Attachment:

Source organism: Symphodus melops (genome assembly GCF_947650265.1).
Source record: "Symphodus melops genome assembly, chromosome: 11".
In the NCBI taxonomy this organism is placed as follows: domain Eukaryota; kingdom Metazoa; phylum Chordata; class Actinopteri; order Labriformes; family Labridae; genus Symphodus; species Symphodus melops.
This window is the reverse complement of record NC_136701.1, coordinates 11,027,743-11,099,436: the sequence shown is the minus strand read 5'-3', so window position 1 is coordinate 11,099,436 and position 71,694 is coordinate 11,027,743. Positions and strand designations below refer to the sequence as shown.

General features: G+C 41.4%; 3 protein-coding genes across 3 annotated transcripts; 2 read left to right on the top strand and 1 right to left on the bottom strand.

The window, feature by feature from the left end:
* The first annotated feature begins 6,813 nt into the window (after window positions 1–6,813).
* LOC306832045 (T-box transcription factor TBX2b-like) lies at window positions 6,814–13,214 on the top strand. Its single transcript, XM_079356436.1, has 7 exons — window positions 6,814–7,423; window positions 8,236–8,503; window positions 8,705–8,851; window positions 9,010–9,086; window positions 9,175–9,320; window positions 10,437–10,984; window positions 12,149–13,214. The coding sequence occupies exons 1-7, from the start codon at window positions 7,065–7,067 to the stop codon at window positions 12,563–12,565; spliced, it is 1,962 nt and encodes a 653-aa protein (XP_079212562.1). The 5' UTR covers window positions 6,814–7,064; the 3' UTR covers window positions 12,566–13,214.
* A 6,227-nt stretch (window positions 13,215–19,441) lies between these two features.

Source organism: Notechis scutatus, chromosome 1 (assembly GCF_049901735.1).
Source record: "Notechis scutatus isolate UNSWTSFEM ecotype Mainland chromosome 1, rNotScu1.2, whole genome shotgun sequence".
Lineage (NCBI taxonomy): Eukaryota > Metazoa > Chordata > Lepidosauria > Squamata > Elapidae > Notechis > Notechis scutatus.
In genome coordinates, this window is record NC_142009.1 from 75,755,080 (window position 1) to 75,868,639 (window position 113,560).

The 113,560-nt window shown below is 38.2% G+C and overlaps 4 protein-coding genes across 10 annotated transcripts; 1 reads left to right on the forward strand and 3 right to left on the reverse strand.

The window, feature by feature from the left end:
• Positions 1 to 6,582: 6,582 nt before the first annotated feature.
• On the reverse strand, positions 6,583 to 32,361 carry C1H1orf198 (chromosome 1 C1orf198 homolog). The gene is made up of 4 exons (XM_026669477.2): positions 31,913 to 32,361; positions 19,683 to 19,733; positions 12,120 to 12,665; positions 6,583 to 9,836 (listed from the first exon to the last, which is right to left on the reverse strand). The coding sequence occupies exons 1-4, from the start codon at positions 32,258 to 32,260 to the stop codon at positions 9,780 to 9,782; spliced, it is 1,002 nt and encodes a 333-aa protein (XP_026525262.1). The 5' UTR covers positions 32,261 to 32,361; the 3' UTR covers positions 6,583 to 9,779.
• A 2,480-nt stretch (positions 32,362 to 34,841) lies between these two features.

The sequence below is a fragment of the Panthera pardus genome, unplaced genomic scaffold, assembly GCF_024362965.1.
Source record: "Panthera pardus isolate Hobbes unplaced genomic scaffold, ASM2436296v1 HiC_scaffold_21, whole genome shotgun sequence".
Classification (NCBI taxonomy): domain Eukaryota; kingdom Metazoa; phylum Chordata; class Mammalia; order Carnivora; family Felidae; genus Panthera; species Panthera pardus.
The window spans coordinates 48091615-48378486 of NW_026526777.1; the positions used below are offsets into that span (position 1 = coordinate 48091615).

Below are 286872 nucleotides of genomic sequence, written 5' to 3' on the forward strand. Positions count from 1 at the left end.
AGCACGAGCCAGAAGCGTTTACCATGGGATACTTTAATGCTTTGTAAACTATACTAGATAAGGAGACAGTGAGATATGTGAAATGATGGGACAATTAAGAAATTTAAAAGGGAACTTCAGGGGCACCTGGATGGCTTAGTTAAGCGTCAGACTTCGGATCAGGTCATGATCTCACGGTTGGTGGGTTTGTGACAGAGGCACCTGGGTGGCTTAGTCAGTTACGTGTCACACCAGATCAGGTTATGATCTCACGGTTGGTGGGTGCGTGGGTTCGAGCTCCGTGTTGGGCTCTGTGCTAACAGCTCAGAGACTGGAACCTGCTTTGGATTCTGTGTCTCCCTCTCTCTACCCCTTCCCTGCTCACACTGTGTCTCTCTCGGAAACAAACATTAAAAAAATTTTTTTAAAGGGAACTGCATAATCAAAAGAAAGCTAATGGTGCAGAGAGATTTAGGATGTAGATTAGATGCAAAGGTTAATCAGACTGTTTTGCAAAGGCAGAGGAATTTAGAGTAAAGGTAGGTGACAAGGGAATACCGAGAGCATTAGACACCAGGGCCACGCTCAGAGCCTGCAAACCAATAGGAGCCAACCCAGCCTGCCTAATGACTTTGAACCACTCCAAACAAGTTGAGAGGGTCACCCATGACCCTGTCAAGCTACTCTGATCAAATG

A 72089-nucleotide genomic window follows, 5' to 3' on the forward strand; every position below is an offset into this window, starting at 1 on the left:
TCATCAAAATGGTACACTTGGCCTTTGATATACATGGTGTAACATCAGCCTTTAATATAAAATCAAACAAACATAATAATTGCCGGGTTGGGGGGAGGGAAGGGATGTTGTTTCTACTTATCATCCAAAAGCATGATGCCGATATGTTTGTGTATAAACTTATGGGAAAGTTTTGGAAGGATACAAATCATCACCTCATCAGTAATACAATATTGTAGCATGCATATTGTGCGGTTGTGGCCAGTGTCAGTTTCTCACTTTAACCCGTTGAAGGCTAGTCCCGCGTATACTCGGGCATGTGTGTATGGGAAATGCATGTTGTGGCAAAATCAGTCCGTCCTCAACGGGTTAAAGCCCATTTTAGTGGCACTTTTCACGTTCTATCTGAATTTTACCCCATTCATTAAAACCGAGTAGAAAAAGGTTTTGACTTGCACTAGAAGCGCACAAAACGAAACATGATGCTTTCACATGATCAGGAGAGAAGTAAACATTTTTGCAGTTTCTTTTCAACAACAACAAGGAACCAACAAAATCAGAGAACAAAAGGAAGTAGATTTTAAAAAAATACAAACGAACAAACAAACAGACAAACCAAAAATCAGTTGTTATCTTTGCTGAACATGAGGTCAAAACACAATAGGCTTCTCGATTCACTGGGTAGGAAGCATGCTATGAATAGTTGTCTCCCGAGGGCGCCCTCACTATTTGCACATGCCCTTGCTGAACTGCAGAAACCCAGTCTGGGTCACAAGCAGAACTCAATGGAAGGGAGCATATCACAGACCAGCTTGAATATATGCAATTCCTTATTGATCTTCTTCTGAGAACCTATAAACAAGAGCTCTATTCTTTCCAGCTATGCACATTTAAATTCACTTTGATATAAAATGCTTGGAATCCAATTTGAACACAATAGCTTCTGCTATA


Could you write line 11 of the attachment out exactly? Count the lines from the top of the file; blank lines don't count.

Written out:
Source record: "Notechis scutatus isolate UNSWTSFEM ecotype Mainland chromosome 1, rNotScu1.2, whole genome shotgun sequence".